Houston Public Media did not respond to requests for an interview or emailed questions about the Chevron sponsorship, how it was produced or its ethical standards for sponsored content.

A current HPM employee told Current that staff received a written message Wednesday directing them not to respond to criticism about the station in public and noting that official responses should come from management only. The memo, which was sent after the Twitter backlash began, did not directly mention the Chevron partnership, the employee said.

The employee, who requested anonymity because they were not authorized to speak to news media, said they were among the staffers who were ignored when they expressed ethical concerns about HPM’s sponsored content program. The primary objection of staff has been that HPM doesn’t explicitly disclose that its sponsored content is not produced by the newsroom.

Previous content sponsorships have featured local nonprofits, such as the United Way of Greater Houston, St. Luke’s Health and the University of Houston College of Medicine and its academic partner HCA Houston Healthcare; web pages that linked to programs from those sponsorships have been deleted.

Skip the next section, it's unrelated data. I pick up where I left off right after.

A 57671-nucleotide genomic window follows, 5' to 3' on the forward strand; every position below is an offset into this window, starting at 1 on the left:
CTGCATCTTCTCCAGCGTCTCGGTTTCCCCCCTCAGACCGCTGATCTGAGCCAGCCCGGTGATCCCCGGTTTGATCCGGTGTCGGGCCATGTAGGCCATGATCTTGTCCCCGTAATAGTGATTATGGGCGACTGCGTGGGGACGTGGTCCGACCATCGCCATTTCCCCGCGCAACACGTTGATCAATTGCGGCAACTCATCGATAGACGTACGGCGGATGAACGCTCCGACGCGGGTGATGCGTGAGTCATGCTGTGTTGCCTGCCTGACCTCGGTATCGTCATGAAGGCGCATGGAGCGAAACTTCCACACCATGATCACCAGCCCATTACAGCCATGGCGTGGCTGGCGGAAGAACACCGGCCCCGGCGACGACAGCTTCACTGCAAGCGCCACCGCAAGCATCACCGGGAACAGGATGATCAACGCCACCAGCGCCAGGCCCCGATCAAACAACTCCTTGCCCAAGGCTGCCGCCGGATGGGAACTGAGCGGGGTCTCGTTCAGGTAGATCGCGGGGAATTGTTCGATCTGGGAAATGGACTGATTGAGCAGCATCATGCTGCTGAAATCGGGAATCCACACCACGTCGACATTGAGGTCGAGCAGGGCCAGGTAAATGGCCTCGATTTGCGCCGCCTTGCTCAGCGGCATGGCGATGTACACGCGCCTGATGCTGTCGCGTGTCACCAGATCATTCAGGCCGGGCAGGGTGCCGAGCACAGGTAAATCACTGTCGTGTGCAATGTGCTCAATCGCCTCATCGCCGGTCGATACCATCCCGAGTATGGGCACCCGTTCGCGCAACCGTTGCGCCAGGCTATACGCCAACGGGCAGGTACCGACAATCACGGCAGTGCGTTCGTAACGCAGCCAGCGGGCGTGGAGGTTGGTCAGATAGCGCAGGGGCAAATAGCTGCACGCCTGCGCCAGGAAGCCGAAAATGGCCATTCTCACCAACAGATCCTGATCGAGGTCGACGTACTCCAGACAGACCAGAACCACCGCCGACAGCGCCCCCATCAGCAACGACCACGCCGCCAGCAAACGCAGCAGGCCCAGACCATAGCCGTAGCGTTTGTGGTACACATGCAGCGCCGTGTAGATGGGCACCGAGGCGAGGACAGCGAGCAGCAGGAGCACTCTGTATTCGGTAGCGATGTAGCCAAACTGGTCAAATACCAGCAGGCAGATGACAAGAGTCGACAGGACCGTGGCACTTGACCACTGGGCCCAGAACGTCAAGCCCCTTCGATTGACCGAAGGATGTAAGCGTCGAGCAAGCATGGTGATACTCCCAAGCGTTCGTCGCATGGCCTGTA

The current employee and four former employees told Current that Chevron has a long history of funding HPM. For example, during radio pledge drives, HPM has a “Chevron Sustainer Challenge” that matches recurring donations dollar-for-dollar.

Chevron described its funding commitment in its statement. “We have been a long-standing supporter of Houston Public Media, which provides a platform for open conversations around important issues relevant to Houston, including the energy transition.”

All of the former employees asked to speak without attribution because they still work in Houston and fear retribution for talking publicly. A former HPM employee with knowledge of the station’s development operations said a separate team of in-house producers films and creates the sponsored content with little fact-checking or editorial vetting. The newsroom has no involvement in the sponsored projects, they said.

A dual-license, university-owned public broadcaster, HPM is a member of both PBS and NPR but sets its own editorial standards. A statement of its cultural values on its website says, “We choose to foster a culture of trust with our listeners, audience, and our staff and support individuality and uniqueness of thought.” Its statement on ethics and standards cites NPR’s ethics handbook and adds, “As a public media outlet, we are independent, and we are transparent.”

One former reporter acknowledged that funding for HPM “has to come from somewhere,” and in Houston, that means raising money from the energy sector. But HPM has an obligation to do a better job of making disclosures that differentiate its sponsored content from the journalism produced in its newsroom, the reporter said.

This story has been updated to include Chevron’s statement and to note that HPM deleted its webpages featuring content previously sponsored by local nonprofits.